Hi, are you referring to my edit to put her article under "Wikiproject Ballet"? If you have any other more suitable Wikiproject that you wish to reclassify under, feel free to go ahead. But I think, putting under "arts and entertainment work group" should not be an issue, since this encompasses a larger umbrella. Anyway, I am more concerned with mainstream article content as of now... Mr Tan (talk) 15:22, 30 August 2015 (UTC)

I have changed it to "Wikiproject Dance" for the above page. Agreed. Mr Tan (talk) 09:26, 31 August 2015 (UTC)

Emerald Buddha[edit]

Hi Navarrro, I reverted your edit regarding the Emerald Buddha. It was indeed produced in the 17th century and is not ancient like the one in Bangkok. National Geographic refers to it as being Baccarat-crystal. --Dara (talk) 00:15, 31 August 2015 (UTC)

Hi Dara,
That's not possible, never mind what National Geographic says (source please?). Baccarat Crystal didn't exists until 1764, 18th century. You can check the own Wikipedia article or the Official website. So either the Emerald Buddha is not from 17th century or it's not done from Baccarat Crystal. --Navarrro (talk) 05:29, 31 August 2015 (UTC)
I think you may be right. But this is what is purported by National Geographic (and I assume many other publications, especially tourist guides, followed suit with this information). See National Geographic Traveler Cambodia By Trevor Ranges. This tidbit on Baccarat goes far back to an old NG issue from the 1960s or 1970s. Perhaps this is a misreported information in an old French book. --Dara (talk) 09:04, 11 September 2015 (UTC)
Hi Dara,
I don't have the book but I've tried to find out a bit more and now I'm more thinking about the misreported information is in the century not in what's made of. You're right, most of other publications can use National Geographic as a source, but that doesn't mean that the mistake must be reproduced if it's false. I've found this website saying that the statue was made in the 19th century what also fits with the book Pol Pot, Anatomy of a Nightmare of Philip Short (2004) where it's said (page 22) that the statue was done by Lalique a glass designer who lived in 19th-20th century. That also fits with the time of the construction of the Royal Palace in the second half of 19th century. At least from the 15th century the original Emerald Buddha (in BKK) was never in Cambodia so I don't see why they were going to copy it in 17th century, I think it's more probable that the statue was copied in the 19th century for the new Royal Palace and new Capital. In any case the article must be modified to show that misinformation and to not continue broadcasting it. Maybe somebody with more resources can then solve the issue. --Navarrro (talk) 20:58, 15 September 2015 (UTC)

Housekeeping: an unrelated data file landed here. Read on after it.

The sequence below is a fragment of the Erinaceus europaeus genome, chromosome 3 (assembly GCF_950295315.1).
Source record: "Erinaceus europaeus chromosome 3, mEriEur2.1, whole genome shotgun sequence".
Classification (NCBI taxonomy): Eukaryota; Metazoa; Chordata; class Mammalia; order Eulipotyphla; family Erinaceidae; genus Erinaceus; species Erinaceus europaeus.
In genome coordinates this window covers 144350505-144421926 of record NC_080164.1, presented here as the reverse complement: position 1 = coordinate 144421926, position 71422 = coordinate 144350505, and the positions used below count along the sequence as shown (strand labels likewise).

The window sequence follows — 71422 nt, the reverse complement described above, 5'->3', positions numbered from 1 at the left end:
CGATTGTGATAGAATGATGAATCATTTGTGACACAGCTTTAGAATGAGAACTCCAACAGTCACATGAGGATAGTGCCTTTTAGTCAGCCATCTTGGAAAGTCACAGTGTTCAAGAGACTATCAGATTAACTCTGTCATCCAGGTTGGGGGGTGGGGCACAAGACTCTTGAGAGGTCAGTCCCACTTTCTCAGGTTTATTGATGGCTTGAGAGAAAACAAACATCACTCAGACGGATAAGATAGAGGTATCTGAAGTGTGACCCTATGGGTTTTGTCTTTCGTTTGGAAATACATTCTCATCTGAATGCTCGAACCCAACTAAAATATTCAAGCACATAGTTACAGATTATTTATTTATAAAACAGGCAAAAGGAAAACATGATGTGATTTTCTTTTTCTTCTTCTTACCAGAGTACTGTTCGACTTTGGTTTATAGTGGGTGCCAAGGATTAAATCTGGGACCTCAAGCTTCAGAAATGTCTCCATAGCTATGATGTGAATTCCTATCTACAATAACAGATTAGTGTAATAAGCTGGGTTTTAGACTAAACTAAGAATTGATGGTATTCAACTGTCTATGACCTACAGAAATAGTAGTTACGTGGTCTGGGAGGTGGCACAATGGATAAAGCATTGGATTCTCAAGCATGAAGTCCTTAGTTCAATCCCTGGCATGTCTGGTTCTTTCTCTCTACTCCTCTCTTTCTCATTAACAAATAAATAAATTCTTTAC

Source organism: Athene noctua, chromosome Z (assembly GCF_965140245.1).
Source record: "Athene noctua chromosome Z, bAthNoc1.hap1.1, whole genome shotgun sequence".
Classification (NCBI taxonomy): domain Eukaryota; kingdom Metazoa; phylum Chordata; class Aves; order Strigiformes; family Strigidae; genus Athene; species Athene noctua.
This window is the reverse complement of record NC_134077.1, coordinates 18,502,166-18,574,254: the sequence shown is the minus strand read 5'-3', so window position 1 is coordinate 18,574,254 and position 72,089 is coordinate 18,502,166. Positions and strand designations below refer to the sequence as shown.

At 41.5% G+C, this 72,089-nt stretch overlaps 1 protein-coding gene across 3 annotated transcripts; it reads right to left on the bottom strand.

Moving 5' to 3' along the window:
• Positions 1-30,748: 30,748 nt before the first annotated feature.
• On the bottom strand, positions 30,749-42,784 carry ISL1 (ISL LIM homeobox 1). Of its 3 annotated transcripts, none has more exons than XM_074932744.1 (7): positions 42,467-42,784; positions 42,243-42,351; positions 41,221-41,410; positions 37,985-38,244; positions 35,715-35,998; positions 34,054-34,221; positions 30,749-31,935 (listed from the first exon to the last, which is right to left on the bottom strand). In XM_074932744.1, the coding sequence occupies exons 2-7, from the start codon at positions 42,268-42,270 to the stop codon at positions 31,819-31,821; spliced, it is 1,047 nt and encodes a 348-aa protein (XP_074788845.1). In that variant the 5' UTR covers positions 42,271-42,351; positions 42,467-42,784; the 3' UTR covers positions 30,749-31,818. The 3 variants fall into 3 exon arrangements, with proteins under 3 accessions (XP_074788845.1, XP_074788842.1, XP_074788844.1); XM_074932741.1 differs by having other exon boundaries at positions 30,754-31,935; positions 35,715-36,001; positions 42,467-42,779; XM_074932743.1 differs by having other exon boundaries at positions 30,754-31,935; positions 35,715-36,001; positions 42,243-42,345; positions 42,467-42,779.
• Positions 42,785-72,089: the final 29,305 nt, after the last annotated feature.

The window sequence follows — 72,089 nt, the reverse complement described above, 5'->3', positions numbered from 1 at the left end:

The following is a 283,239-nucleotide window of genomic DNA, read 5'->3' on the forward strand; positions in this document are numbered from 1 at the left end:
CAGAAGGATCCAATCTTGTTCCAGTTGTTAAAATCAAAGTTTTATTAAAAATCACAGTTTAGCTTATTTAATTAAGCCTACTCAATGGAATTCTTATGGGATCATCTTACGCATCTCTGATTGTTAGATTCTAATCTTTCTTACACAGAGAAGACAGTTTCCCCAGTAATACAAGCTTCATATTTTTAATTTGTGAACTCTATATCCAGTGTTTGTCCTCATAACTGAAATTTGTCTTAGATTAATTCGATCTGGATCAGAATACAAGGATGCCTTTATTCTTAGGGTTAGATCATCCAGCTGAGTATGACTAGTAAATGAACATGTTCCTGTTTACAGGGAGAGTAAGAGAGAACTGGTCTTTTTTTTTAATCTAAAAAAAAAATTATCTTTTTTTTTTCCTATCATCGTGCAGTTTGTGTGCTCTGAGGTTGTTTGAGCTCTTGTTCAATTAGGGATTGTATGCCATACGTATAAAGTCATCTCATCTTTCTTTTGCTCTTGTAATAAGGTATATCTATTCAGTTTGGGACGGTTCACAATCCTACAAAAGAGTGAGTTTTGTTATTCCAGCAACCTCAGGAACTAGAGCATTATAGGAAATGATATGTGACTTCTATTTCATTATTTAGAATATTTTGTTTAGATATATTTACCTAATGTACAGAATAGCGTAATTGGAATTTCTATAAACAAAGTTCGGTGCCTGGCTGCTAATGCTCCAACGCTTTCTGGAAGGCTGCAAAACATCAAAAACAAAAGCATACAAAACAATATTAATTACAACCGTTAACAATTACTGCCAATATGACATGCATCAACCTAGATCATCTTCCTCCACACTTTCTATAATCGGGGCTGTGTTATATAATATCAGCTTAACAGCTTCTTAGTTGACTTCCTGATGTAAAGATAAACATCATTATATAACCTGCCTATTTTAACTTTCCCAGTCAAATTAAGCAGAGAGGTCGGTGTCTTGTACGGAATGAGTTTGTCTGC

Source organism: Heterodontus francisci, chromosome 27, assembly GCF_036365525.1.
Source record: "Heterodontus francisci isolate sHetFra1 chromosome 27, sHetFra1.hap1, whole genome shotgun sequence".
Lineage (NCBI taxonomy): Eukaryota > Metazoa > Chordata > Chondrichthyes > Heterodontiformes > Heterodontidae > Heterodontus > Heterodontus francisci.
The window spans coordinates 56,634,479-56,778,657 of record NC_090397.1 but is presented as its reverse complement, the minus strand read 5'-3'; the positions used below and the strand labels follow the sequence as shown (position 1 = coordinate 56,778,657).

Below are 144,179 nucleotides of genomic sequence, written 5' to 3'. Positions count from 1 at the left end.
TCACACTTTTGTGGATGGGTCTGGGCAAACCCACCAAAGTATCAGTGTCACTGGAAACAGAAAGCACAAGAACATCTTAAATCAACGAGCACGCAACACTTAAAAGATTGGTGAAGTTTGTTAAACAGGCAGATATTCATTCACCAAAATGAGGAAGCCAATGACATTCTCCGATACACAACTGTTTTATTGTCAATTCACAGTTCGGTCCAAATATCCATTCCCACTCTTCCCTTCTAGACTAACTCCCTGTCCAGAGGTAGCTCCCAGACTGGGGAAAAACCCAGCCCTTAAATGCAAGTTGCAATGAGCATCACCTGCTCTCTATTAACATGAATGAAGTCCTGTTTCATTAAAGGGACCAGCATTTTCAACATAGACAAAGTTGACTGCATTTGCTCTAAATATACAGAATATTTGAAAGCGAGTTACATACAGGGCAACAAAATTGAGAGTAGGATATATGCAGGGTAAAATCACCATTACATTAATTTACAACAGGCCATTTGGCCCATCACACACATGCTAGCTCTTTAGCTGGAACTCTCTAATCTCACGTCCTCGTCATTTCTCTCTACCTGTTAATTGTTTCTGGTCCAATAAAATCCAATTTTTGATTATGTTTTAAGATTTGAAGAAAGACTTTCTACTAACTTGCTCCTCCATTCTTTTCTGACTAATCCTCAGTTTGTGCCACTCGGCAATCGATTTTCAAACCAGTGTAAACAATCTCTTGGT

Would it be fair to say that some sources state it is of Baccarat and point out whats wrong with that claim and also mention the Lalique claim as well? Of course present in a way that is neutral if there seems to be conflicting information. I think a more definitive source would be Julio Jeldres but I can't get ahold of his book. I will try to find if Judith M. Jacob has mentioned anything about the statue. --Dara (talk) 05:39, 21 September 2015 (UTC)
Hi Dara, I completelly agree with that. Take a look to the new sentence I've written please. Regarding Julio Jeldres, I've found this other extract in other book. Notice what the author says: that Julio Jeldres book is "unreliable in some of the information it provides, particularly in relation to dates." So I'm afraid the mistake of dates comes precisely from his book. By the way, Bangkok temple was indeed the model of Phnom Penh temple, so it also makes sense the copy of the Emerald Buddha is done in that time, 19th century.Navarrro (talk) 08:48, 21 September 2015 (UTC)